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Wellington Tianjin Students Trip to Boeing Tianjin Composites

April, 2016
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Design and Technology pupils from the Senior School at Wellington College International Tianjin were delighted to visit Boeing Tianjin Composites in Tianjin Binhai New Area.

DT Teacher at Wellington, Tom Mitchell, explained why the DT Department decided to introduce their pupils to the facilities at Boeing Tianjin Composites:

“As a class group, we had prepared by looking at various different types of production – looking at case studies from Ford and Toyota, for example, in addition to learning more about how large scale production came about during the First and Second World Wars. We had spent some time looking at composite materials, not solely for GCSE revision but also in preparation for the trip to Boeing. We can now look forward to a series of follow-up classes that aim to look into more detail at how the process of composites work, and in particular the stages that materials must pass through when perfecting the final product and meeting specific standards and specifications.

“Prior to the trip, both Year 10 and 11 pupils respectively had a growing understanding of the theory of composites, but being able to see for themselves at Boeing how composite materials are used for the parts of a plane, they are in a much better, more learned position to provide real-life, practical examples. Boeing introduced us to a range of composite materials, including samples of ‘honeycore’ – a composite honeycomb structure with high specific strength as a property, as well as a hi-tech composite used for the front of the plane wing.”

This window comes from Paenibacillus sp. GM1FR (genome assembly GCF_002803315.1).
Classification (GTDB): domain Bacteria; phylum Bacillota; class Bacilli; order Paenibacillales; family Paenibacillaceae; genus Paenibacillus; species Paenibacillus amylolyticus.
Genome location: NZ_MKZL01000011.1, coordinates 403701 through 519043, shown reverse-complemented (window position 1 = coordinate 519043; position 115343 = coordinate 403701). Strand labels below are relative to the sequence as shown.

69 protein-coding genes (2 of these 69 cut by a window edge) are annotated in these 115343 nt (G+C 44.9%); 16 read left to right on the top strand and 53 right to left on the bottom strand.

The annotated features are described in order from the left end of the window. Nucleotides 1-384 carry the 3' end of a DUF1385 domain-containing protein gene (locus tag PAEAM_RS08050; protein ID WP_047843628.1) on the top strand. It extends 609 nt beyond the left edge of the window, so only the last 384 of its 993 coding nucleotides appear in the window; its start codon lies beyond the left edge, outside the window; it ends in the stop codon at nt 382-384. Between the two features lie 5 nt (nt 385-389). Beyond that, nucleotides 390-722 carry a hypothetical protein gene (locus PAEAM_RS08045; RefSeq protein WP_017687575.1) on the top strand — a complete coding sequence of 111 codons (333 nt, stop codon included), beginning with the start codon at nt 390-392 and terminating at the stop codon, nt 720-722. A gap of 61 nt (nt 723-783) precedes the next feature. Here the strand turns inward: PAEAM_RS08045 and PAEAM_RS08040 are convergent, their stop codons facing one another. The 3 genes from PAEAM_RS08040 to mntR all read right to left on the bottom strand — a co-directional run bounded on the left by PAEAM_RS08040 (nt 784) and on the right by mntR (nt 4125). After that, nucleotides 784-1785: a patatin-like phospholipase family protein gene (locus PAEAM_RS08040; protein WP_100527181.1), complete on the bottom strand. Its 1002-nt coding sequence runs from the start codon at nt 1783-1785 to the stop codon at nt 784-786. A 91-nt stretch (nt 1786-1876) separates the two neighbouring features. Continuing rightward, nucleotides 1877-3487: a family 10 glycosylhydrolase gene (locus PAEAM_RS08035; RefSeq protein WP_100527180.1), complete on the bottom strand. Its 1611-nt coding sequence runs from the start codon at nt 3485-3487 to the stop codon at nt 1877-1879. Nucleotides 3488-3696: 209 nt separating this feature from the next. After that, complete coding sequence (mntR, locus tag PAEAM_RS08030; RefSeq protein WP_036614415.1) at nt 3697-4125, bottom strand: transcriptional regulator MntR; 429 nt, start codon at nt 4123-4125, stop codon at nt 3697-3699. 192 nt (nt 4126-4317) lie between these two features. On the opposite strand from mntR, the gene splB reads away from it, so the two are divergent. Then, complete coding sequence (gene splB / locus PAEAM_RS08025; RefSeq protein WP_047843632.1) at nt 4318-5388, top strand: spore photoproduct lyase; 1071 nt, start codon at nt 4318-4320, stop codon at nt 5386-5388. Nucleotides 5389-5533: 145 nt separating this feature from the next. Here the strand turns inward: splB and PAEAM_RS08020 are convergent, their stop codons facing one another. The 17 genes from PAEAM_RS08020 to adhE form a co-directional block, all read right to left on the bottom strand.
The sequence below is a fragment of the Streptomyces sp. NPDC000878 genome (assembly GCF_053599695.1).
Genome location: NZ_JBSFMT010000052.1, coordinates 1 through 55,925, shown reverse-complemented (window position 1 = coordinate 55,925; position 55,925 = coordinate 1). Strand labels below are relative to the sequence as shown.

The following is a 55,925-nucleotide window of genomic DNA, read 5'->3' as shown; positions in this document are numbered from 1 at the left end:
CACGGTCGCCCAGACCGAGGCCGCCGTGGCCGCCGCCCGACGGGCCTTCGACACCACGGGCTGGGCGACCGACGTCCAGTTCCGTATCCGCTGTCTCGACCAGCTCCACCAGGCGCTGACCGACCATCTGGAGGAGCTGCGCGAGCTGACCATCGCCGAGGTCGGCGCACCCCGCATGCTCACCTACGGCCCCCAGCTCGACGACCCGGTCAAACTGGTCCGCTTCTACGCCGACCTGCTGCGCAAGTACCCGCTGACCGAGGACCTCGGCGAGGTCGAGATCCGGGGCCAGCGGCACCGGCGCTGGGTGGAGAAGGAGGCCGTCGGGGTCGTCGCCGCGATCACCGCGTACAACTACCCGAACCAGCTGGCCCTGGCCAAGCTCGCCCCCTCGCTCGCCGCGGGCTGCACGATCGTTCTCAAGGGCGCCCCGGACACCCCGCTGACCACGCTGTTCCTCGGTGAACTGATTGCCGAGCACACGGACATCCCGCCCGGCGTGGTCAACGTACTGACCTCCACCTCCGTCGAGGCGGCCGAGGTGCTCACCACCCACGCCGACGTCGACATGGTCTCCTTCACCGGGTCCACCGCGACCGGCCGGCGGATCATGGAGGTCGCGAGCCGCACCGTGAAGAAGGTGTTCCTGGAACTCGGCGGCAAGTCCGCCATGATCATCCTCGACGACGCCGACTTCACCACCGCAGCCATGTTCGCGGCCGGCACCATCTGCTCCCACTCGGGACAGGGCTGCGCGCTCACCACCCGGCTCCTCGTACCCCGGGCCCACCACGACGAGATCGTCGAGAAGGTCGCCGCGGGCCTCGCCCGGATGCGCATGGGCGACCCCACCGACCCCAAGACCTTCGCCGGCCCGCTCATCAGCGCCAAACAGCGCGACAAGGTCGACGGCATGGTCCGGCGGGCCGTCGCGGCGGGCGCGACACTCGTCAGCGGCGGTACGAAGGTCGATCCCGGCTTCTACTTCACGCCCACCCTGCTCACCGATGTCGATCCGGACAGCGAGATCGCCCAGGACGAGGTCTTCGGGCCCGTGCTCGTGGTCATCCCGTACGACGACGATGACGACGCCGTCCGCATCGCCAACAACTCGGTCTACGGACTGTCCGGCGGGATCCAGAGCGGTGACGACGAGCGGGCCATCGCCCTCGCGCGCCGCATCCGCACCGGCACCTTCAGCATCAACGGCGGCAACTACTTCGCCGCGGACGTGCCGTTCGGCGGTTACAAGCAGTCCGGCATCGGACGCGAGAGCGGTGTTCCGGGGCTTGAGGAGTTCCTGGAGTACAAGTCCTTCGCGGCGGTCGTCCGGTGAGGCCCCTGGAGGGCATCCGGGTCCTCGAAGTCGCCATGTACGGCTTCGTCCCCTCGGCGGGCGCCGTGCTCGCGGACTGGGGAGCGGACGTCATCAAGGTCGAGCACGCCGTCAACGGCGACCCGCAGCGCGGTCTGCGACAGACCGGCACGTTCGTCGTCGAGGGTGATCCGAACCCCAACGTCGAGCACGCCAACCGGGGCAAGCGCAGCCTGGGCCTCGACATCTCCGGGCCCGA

In addition to a tour around the facilities, Boeing shared with the pupils some of their history and ongoing development, explaining in detail the increasing demand for planes and aviation technologies around the world – particularly in China and Korea.

Pupils were introduced to various career pathways at Boeing and beyond, and in learning more about the Dreamliner Project; for example, pupils were able to gain more insight into the aerospace sector.

“In understanding the associated complexities between composites and areas such as aerodynamics, fuel efficiency, and so forth, our pupils have come to appreciate why travelling by plane is in fact considered by far a safer means of travel than traveling by either car or bus. All in all, the trip was a thoroughly enlightening and positive experience,” said Mitchell.

 

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